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Parliamentarians Analyze at ECLAC Challenges and Opportunities for Strengthening and Consolidating Committees of the Future in Latin America

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20 June 2024|Press Release

At the First Regional Conference of Parliamentary Committees of the Future, political representatives from various countries and experts from regional and international organizations shared experiences for increasing and improving capacities for legislative foresight and anticipatory governance.


Group photo of the First Regional Conference of Parliamentary Committees of the Future
Group photo of the First Regional Conference of Parliamentary Committees of the Future, held at ECLAC headquarters in Santiago, Chile (Photo: ECLAC).
Photo: ECLAC

Parliamentary representatives from Argentina, Brazil, Chile, Colombia, Costa Rica, the Dominican Republic, Mexico, Paraguay and Uruguay, along with more than 30 regional and international experts, gathered today at the headquarters of the Economic Commission for Latin America and the Caribbean (ECLAC) in Santiago, Chile for the First Regional Conference of Parliamentary Committees of the Future.

The event, which is taking place through Friday, June 21, is being organized by ECLAC with support from the Senate of the Republic of Chile and the Parliament of Uruguay. Its main objective is to increase the capacities for legislative foresight and anticipatory governance by establishing a network of committees of the future from the Latin America and Caribbean region’s parliaments.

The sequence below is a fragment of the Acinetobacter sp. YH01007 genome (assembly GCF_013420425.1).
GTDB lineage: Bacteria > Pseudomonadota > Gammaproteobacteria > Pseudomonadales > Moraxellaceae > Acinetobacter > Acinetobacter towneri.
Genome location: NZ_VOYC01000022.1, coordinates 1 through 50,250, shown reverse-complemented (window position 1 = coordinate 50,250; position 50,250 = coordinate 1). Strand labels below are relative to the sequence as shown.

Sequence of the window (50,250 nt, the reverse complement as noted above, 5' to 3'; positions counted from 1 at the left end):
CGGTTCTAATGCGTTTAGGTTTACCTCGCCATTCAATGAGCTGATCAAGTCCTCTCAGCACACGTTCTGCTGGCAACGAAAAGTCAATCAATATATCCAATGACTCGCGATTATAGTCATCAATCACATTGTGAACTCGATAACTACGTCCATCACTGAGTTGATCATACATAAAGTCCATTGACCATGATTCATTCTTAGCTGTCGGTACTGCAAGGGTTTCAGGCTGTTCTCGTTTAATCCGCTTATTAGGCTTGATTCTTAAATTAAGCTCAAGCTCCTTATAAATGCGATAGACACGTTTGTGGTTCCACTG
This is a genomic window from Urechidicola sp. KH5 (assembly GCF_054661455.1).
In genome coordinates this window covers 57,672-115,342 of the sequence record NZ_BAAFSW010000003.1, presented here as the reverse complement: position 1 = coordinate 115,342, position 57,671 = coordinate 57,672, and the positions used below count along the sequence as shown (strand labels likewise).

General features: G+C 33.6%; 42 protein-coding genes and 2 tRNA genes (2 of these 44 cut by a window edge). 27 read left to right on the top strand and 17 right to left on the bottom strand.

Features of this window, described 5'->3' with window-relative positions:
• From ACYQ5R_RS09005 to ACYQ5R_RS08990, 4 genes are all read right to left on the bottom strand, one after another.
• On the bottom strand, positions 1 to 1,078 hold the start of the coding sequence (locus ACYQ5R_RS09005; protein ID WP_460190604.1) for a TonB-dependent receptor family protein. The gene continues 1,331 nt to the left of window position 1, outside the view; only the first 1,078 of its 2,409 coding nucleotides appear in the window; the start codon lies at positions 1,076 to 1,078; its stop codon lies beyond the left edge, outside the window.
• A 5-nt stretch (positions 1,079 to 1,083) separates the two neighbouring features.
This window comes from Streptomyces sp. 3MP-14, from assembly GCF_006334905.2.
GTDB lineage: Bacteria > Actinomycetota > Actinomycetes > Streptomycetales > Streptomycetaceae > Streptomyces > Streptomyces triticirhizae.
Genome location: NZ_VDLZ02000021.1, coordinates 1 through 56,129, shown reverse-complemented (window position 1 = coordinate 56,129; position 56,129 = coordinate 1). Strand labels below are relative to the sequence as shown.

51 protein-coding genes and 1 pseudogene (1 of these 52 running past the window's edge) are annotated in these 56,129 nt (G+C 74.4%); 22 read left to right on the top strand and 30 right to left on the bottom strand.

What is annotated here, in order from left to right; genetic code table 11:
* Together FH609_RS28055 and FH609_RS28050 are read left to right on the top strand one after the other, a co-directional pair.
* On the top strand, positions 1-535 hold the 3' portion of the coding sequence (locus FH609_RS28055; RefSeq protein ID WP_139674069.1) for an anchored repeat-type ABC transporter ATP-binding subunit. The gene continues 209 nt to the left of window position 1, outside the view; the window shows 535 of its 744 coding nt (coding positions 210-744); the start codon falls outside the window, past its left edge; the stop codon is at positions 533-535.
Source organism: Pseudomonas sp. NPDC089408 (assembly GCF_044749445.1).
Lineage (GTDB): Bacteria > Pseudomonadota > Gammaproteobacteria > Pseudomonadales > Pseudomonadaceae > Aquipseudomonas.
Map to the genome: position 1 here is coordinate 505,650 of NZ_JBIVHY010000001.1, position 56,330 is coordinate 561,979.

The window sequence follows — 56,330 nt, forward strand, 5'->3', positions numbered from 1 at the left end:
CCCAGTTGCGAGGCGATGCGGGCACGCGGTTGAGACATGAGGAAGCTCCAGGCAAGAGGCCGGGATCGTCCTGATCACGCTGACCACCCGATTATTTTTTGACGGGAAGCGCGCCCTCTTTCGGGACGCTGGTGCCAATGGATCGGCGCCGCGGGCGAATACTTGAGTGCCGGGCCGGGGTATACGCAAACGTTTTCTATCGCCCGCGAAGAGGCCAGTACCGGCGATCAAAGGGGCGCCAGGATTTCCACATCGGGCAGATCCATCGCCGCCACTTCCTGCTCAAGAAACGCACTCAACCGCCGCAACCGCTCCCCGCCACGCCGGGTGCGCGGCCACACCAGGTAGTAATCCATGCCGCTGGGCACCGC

Furthermore, it seeks to explore and compare legislative foresight capacity in the world and in Latin America and the Caribbean, which represents a unique opportunity for ECLAC to help establish an initiative aimed at strengthening the capacity of parliaments in the region to anticipate and address future challenges.

The conference was inaugurated this Thursday by José Manuel Salazar-Xirinachs, ECLAC’s Executive Secretary; Juan Antonio Coloma, Chair of the Chilean Senate Committee on Challenges of the Future, Science, Technology and Innovation, and former President of Chile’s Senate; and Rodrigo Goñi, Chair of the Committee of the Future in the Chamber of Deputies of Uruguay’s Congress.

In his welcome remarks, ECLAC’s Executive Secretary indicated that the lack of capacities for foresight, strategic reflection and long-term planning and program implementation is one of the main obstacles to overcoming the long-term structural tendencies that characterize Latin America and to moving towards a more productive, inclusive and sustainable future.

“That is why at ECLAC we are convinced that it is not enough to identify the areas where there are gaps and make a list of aspirations regarding what to do. It is key for us to talk about the ‘hows,’ as in how can we promote the major transformations that the region’s development models need?” he asserted.

“We at ECLAC see this Conference as a unique opportunity to help establish an initiative aimed at strengthening the capacity of the region’s parliaments to think about the future and incorporate this thinking into current work. We firmly believe that countries’ foresight and strategic capacities are indispensable and must be organized in such a way that ensures ongoing activity in which the diverse political forces with parliamentary representation participate,” Salazar-Xirinachs added.